Greed. The Pharisees who exploited rich widows loved money. On one occasion when the Master told his hearers that they could not serve God and money Luke records: The Pharisees, who loved money, heard all this and were sneering at Jesus. Lk16v14.

Our Daily Bread for August 26th 1993 carried this item: Godfrey Davis, who wrote a biography about the Duke of Willington, said, "I found an old account ledger that showed how the Duke spent his money. It was a far better clue to what he thought was really important than the reading of his letters or speeches."

How we handle money reveals much about the depth of our commitment to Christ. That's why Jesus often talked about money. One-sixth of the gospels, including one out of every three parables, touches on stewardship. Jesus wasn't a fundraiser. He dealt with money matters because money matters. For some of us, though, it matters too much.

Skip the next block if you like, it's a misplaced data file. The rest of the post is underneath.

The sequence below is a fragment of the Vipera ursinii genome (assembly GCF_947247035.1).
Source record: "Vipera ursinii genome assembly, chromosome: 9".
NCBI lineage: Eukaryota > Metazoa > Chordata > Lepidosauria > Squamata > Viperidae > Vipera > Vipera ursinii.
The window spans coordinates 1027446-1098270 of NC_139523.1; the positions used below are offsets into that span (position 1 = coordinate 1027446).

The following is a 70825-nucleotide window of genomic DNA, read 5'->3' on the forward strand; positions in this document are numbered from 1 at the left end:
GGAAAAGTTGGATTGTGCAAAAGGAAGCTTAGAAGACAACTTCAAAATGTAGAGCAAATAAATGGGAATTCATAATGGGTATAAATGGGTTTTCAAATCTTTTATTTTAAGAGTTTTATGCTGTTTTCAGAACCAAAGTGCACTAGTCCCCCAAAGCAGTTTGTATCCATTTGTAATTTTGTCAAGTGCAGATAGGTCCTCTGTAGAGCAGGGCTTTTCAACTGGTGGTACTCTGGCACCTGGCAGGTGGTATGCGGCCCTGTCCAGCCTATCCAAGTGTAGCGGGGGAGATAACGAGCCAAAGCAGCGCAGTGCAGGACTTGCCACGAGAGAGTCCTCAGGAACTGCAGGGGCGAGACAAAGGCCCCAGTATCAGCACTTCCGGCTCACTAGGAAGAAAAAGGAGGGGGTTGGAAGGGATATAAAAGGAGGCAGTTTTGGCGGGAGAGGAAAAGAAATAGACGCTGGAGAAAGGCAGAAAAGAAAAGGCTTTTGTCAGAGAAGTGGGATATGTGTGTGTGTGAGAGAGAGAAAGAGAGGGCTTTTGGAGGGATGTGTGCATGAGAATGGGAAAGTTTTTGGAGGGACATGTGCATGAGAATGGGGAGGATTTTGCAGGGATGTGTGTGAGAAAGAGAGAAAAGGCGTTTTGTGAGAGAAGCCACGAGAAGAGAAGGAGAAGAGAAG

(D) The poor widow only Jesus noticed.

Perhaps it was getting near the end of the day. Jesus, tired from a hard day answering questions in the Temple, sat in the court of women watching the rich putting their gifts into the temple treasury. Lk21v1. Thirteen trumpet-shaped collecting boxes called, appropriately enough, The Trumpets were fixed to the wall in the Court of Women. They were narrow at the top and wider at the base. The boxes were assigned to different purposes: to buy wood for the altar, incense or to educate the children of poor families. The rich threw in their heavy coinage and how it rattled down the necks of The Trumpets. We would say in Suffolk: "It 'whully' rattled."